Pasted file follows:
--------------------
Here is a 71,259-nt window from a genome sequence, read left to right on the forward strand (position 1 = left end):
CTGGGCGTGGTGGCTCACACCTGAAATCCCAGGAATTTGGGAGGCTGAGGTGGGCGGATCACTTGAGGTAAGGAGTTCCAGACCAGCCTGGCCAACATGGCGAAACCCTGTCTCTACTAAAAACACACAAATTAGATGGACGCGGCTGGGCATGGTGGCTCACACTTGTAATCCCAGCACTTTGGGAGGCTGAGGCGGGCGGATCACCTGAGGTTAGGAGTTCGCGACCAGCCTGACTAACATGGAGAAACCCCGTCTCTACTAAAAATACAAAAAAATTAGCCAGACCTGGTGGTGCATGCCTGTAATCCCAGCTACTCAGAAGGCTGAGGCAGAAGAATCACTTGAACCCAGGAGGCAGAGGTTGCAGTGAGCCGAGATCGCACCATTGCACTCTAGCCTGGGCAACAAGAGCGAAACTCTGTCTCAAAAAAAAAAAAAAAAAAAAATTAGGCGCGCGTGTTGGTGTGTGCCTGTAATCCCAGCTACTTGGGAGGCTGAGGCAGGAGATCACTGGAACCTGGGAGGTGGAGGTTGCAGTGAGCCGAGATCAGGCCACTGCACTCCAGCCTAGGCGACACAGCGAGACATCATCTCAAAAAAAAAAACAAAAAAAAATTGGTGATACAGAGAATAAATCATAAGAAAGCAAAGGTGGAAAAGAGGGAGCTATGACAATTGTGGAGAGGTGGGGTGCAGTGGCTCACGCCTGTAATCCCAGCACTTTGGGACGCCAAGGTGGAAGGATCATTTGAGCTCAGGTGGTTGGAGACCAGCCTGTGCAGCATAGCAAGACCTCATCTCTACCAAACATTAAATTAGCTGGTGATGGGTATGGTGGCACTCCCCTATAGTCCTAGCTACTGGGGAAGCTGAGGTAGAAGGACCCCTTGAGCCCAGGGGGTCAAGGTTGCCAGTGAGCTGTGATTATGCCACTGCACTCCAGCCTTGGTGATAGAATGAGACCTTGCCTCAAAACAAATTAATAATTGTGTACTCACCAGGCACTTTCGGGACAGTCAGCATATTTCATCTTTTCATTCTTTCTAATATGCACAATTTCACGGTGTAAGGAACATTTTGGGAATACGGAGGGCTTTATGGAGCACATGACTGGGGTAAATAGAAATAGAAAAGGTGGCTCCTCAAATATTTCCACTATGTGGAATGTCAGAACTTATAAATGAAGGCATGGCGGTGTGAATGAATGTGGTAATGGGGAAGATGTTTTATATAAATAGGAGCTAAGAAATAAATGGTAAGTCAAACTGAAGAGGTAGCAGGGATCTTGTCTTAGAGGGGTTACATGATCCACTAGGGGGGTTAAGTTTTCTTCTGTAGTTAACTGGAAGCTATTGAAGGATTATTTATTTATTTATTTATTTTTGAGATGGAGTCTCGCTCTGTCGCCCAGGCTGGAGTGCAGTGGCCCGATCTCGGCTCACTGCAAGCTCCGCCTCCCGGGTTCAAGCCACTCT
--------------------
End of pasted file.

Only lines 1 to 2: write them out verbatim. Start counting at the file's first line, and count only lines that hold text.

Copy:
Here is a 71,259-nt window from a genome sequence, read left to right on the forward strand (position 1 = left end):
CTGGGCGTGGTGGCTCACACCTGAAATCCCAGGAATTTGGGAGGCTGAGGTGGGCGGATCACTTGAGGTAAGGAGTTCCAGACCAGCCTGGCCAACATGGCGAAACCCTGTCTCTACTAAAAACACACAAATTAGATGGACGCGGCTGGGCATGGTGGCTCACACTTGTAATCCCAGCACTTTGGGAGGCTGAGGCGGGCGGATCACCTGAGGTTAGGAGTTCGCGACCAGCCTGACTAACATGGAGAAACCCCGTCTCTACTAAAAATACAAAAAAATTAGCCAGACCTGGTGGTGCATGCCTGTAATCCCAGCTACTCAGAAGGCTGAGGCAGAAGAATCACTTGAACCCAGGAGGCAGAGGTTGCAGTGAGCCGAGATCGCACCATTGCACTCTAGCCTGGGCAACAAGAGCGAAACTCTGTCTCAAAAAAAAAAAAAAAAAAAAATTAGGCGCGCGTGTTGGTGTGTGCCTGTAATCCCAGCTACTTGGGAGGCTGAGGCAGGAGATCACTGGAACCTGGGAGGTGGAGGTTGCAGTGAGCCGAGATCAGGCCACTGCACTCCAGCCTAGGCGACACAGCGAGACATCATCTCAAAAAAAAAAACAAAAAAAAATTGGTGATACAGAGAATAAATCATAAGAAAGCAAAGGTGGAAAAGAGGGAGCTATGACAATTGTGGAGAGGTGGGGTGCAGTGGCTCACGCCTGTAATCCCAGCACTTTGGGACGCCAAGGTGGAAGGATCATTTGAGCTCAGGTGGTTGGAGACCAGCCTGTGCAGCATAGCAAGACCTCATCTCTACCAAACATTAAATTAGCTGGTGATGGGTATGGTGGCACTCCCCTATAGTCCTAGCTACTGGGGAAGCTGAGGTAGAAGGACCCCTTGAGCCCAGGGGGTCAAGGTTGCCAGTGAGCTGTGATTATGCCACTGCACTCCAGCCTTGGTGATAGAATGAGACCTTGCCTCAAAACAAATTAATAATTGTGTACTCACCAGGCACTTTCGGGACAGTCAGCATATTTCATCTTTTCATTCTTTCTAATATGCACAATTTCACGGTGTAAGGAACATTTTGGGAATACGGAGGGCTTTATGGAGCACATGACTGGGGTAAATAGAAATAGAAAAGGTGGCTCCTCAAATATTTCCACTATGTGGAATGTCAGAACTTATAAATGAAGGCATGGCGGTGTGAATGAATGTGGTAATGGGGAAGATGTTTTATATAAATAGGAGCTAAGAAATAAATGGTAAGTCAAACTGAAGAGGTAGCAGGGATCTTGTCTTAGAGGGGTTACATGATCCACTAGGGGGGTTAAGTTTTCTTCTGTAGTTAACTGGAAGCTATTGAAGGATTATTTATTTATTTATTTATTTTTGAGATGGAGTCTCGCTCTGTCGCCCAGGCTGGAGTGCAGTGGCCCGATCTCGGCTCACTGCAAGCTCCGCCTCCCGGGTTCAAGCCACTCT